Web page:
Susan Hennessey

Fellow in National Security in Governance Studies, Brookings Institution

Susan Hennessey is Fellow in National Security in Governance Studies at the Brookings Institution. She is the Managing Editor of the Lawfare blog, which is devoted to sober and serious discussion of "Hard National Security Choices.” She focuses on national security issues surrounding cybersecurity, surveillance, federal terrorism prosecutions, and congressional oversight of the intelligence community. Prior to joining Brookings, Ms. Hennessey was an attorney in the Office of General Counsel of the National Security Agency. At the NSA, she advised operational elements on matters relating to Information Assurance and Cybersecurity and represented the Agency on cybersecurity legislation and related executive actions.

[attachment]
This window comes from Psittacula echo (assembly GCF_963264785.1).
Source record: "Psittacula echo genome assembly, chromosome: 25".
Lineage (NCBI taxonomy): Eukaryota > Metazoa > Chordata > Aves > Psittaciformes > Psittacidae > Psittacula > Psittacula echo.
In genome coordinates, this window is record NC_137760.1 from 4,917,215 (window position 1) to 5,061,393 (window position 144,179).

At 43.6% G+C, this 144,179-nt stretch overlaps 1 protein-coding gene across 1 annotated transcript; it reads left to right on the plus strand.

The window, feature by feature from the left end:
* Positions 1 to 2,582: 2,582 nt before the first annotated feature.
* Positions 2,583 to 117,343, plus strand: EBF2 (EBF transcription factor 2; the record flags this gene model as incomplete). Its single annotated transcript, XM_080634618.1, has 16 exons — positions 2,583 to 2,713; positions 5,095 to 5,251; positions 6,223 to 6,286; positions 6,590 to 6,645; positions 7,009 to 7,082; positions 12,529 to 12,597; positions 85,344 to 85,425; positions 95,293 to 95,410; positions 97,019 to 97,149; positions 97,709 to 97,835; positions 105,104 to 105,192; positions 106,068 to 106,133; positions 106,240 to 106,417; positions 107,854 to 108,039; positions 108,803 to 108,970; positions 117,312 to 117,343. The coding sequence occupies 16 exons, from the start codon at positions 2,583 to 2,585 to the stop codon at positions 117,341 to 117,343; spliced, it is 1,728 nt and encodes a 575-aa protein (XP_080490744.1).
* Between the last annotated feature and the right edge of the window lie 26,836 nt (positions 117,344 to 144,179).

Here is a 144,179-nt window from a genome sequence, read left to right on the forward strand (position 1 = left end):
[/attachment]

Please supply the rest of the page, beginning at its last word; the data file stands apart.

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Adam S. Hickey

Deputy Assistant Attorney General, National Security Division, U.S. Department of Justice

Adam S. Hickey is a Deputy Assistant Attorney General (DAAG) of the National Security Division (NSD) at the Department of Justice (DOJ). He oversees the Counterintelligence and Export Control Section (CES), including the FARA Registration Unit, and the Foreign Investment Review Staff. As the DAAG for National Asset Protection, he manages NSD’s efforts to combat national security threats to the private sector from computer intrusions and attacks, economic espionage, proliferation, malign foreign influence, and through foreign investment. Mr. Hickey also represents DOJ on interagency policy committees concerning cybersecurity.



Chief Operating Officer, Cybersecurity Technology Group, Bank of America